The law of agency is one of the most useful devices in order to realize the requirements of the commercial community: this entire field of commercial law (but we know that agency doesn’t refer solely to this context) has been created with the scope of helping merchants in theirs day by day activities and it’s been created to give a legal control to such a custom. This means, in other words, that as often happens in commercial law, the agents were born before the law of agency. By the way an agent is a person who has the power to act on the behalf of another person (the principal) and the concept of authority, is a very flexible model in order to assist traders in their operations. The implied actual authority gives the possibility to create a relationship between the agent and the principle “even if they don’t recognise it themselves and even if they have professed to disclaim it”. Can you imagine something more flexible?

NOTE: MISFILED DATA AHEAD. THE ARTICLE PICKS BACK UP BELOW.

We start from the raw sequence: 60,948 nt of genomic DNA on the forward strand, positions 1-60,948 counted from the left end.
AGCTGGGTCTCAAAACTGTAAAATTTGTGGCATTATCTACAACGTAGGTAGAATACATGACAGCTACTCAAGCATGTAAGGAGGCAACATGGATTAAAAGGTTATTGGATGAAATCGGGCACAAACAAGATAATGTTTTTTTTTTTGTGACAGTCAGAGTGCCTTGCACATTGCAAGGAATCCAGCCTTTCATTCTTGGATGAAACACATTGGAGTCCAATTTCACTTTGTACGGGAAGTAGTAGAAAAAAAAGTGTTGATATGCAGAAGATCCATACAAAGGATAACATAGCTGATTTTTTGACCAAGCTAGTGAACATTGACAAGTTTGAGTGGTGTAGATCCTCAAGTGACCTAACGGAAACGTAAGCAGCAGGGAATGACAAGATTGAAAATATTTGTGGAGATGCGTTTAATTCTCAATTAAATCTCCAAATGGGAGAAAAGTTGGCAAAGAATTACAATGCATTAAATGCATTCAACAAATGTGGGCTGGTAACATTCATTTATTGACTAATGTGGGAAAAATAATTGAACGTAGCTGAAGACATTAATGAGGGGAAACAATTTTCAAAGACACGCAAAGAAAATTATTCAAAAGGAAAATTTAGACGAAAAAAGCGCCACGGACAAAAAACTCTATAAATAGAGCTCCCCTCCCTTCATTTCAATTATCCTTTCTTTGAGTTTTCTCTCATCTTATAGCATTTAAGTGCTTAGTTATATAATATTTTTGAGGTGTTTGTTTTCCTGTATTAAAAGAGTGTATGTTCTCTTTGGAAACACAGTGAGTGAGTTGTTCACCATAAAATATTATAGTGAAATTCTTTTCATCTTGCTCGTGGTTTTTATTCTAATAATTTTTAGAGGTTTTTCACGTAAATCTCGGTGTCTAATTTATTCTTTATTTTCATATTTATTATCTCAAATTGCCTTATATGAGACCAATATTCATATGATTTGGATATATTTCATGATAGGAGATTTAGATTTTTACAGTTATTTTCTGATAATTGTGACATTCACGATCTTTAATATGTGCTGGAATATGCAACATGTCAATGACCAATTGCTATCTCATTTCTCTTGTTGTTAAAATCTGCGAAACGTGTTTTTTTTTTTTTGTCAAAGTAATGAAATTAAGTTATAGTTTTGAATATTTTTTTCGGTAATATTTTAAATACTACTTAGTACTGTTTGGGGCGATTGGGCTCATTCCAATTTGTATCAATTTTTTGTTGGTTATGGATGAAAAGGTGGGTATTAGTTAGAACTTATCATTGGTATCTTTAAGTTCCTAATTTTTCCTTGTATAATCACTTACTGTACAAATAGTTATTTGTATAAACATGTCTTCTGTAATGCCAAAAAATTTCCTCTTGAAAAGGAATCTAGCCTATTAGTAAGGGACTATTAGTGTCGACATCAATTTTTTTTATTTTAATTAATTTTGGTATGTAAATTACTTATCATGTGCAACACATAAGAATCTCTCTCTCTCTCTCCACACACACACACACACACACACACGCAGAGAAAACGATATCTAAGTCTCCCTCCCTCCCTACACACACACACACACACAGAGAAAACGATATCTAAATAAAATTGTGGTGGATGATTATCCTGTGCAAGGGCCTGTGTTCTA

The doctrine of the undisclosed agency, for example, has no equivalent in civil law jurisdictions and, even in England, has been illustrated in contrast with the crucial principles of the law of contracts. Nevertheless Lord Lindley, in Keyghley Maxsted & Co v Durant, assumed that: “Middlemen, through whom contract are made, are common and useful in business transactions… If he exists, it is to say the least, extremely convenient that he should be able to sue and be sued as a principal, and he is only allowed to do so upon terms which exclude injustice”. Undisclosed agency is not only inconsistent with common law principles in general but, as we said, it is conflicting with the doctrine of the law of contract as well. Although middlemen are so helpful in commercial transactions that a modification of ordinary rules has been found indispensable. As a matter of fact the concept of agency in civil law countries (such as Italy and France) is very different and they don’t have anything similar because the commercial law of these countries is unfortunately not so elastic. This is why “English law… is highly regarded in the international commercial community”.